* * *
Octavius continues to squeeze even after the light is gone from his friend’s eyes. He must be sure that Bacchus is dead for he knows he wouldn’t have the fortitude to try again. Also, it was expected – Octavius had never killed anyone before. The life of a religious man has never involved slaying beasts for food, or even the bothersome pests that lurk about for scraps of food. Until this moment, his thumbs pressing against Octavius’s windpipe, he thought murder to be beyond his skillset.
It is a wonder what a subject will do when a Goddess demands something, he thought as he noticed the white lines across his fingers – they began to numb, but his grip remained unbroken.
Octavius is finally convinced Bacchus is dead, so he slowly releases the body, and collapses into a heap on the dusty floor. His body shakes with uncontrollable sobs as the reality of the last few minutes sinks in. He has offered Kanoni a life, but not much of a life. Bacchus’s days were mirror images of the past, with no expectation that they would change in the future. It was very possible that Bacchus wouldn’t accomplish anything with the entirety of his existence. These thoughts didn’t change the fact that Bacchus didn’t deserve to be murdered by a man he considered a friend and a brother.
Shame begins to overwhelm Octavius. He finds no pride in killing Bacchus. The tremors begin in his still-numb fingers and spread across his body until his entire beimg is shaking. His breath rasps, and he finds it difficult to catch it. A profound loneliness fills him and subsumes to sadness.
What have I done? The thought repeats again and again.
“That was a surprise.”
Octavius whirls and at the site of Goddess Kanoni he prostrates himself at her feet.
“I have done as you asked.”
“You have, and with your bare hands. Quite impressive.”
Octavius dares to look up at his Goddess. She stares at the stained glass depiction of her earthly form, and shakes her head. As her hair moves this way and that, Octavius sees something that stills his soul. Her hair isn’t the dark brown he’s read about in the ancient texts. It is definitely unlike her depiction in the stained glass. It’s too dark, almost black and each tip seems to fade into a tendril of smoke.
“You’re not Kanoni!”
“That interloper?” The figure that isn’t Kanoni leers. “Don’t make me laugh.”
“Who are you?”
The false Kanoni warps into thick black smoke, and solidifies into a stunning woman. The elegant curve of her neck, and classically beautiful facial structure is not what caused Octavius to lose his breath. Nor were it the perpetual scowl the woman wore, but her wings of writhing black smoke.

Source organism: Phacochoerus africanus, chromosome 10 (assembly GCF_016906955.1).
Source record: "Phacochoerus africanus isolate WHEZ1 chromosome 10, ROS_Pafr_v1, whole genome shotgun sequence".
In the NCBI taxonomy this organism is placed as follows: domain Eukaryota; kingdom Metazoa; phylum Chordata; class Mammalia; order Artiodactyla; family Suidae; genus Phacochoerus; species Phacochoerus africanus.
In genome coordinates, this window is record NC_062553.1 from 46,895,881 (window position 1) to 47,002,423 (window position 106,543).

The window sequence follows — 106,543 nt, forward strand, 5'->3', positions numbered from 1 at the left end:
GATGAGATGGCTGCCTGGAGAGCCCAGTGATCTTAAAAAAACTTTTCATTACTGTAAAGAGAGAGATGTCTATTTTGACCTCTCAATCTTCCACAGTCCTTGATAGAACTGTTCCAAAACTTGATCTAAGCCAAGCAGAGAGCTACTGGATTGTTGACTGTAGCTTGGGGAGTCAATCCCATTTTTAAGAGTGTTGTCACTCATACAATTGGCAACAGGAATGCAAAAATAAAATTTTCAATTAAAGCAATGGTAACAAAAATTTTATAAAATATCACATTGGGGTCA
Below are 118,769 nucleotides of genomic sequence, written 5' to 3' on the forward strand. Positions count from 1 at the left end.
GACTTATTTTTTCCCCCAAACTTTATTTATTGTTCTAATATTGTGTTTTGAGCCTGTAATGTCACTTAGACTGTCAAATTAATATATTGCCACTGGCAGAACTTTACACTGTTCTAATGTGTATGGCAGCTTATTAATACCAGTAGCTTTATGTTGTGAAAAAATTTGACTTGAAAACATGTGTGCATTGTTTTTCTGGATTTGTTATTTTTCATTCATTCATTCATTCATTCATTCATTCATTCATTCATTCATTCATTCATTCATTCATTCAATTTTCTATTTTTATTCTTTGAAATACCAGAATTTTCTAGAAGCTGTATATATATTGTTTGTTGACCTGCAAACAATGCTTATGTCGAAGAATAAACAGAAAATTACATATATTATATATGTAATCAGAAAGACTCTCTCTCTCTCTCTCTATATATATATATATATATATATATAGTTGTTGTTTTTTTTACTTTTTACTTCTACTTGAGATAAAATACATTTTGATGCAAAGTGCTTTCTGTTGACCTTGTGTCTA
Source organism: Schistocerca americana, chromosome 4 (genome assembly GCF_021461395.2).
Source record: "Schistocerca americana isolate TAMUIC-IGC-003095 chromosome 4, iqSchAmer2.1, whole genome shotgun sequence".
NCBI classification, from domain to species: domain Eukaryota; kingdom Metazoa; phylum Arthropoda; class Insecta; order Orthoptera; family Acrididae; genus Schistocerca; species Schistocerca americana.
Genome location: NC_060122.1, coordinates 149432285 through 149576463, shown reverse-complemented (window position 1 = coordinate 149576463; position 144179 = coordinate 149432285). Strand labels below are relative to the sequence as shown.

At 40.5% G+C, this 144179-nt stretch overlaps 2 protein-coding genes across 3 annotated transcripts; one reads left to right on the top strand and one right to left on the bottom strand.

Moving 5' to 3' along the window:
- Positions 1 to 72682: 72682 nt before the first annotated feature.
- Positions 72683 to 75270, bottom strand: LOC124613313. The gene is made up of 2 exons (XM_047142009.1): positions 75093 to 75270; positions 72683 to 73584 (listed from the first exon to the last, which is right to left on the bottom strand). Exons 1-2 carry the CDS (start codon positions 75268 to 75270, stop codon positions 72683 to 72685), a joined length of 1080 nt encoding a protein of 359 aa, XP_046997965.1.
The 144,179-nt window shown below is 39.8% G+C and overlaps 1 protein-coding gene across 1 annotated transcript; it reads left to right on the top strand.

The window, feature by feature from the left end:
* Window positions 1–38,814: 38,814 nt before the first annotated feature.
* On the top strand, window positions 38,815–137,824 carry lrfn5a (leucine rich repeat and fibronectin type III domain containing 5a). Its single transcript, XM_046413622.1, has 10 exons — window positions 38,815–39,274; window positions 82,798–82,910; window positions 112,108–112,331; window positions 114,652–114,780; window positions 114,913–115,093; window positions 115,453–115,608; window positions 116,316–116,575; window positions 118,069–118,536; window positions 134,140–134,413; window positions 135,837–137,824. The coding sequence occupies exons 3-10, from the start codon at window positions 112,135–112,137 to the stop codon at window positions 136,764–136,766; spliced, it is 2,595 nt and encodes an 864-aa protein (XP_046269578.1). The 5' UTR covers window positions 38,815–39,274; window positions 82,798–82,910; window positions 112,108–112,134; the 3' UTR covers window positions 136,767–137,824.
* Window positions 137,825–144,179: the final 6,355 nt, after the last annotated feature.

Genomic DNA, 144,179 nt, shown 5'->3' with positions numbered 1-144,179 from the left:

“Marquis Oya!” He finally stutters after regaining control of his faculties.
“Did you think I could allow a mortal with the future sight to live outside of my control?”
Octavius steps back from Marquis Oya.
“I have taken Rashid.” Oya steps forward.
“I have taken Bacchus.” Another step toward Octavius.
“You have nothing.” Her smile and the slight tilt of her head would be pleasant, if he didn’t know what she is. “You should welcome me taking you as well.”
Octavius rises and straightens his back. “You will fail,” he shouts, his voice breaking. “Kanoni will defeat you!”
Oya’s hair whips to and fro, tendrils striking the walls. Her wings pulse and Octavius is overcome by a strong wind. The hairs on his arms stand at attention.
The gyrating tendrils of black smoke melt from her wings and pour across the floor as if they’re searching for something. “Ah,” she says after a moment, “there it is.”
Black smoke seeps out of a wooden dais centered under the stained glass.
“No,” whispers Octavius, his mouth forming a worried frown.
“Yes, mortal,” Oya retorts. The smoke crushes the ornate woodwork and carries the fragments away until a piece of gleaming metal is revealed. “I shall build a great clockwork sword.” Oya notices the look on Octavius’s face. “You have foreseen it?”
The smoke forms around Octavius and Oya caresses his cheek. “You don’t know how special you are.” She walks Octavius to a bench. “Future sight is something that even I do not possess.”
Octavius recoils from her touch.
Oya laughs, her voice echoing off the bare walls. “You will be so much fun!”
“You,” Octavius starts, but a lump in his throat prevents the words from continuing.
Oya pulls back and tuts as if she were scolding an unruly child. “Such intrepid discourtesy.”
Octavius breaks from her grasp and staggers back into the middle of the sanctuary.
“You will never take me,” he screams and picks up a shard of the destroyed dais. He plunges the wood into his chest; floor, hands and torso sharing the spilling of his own blood.
He collapses, but keeps his eyes focused on Oya. She provides no reaction. The ever-present scowl she wears grows into a wide smile. She stands, the tendrils of smoke returning to form her wings. “Oh, Octavius,” she coos. She walks to the pile of bone and flesh that is Octavius, and as he breathes his last breath, what he hears terrifies him:
“You didn’t think it would be that easy, did you?”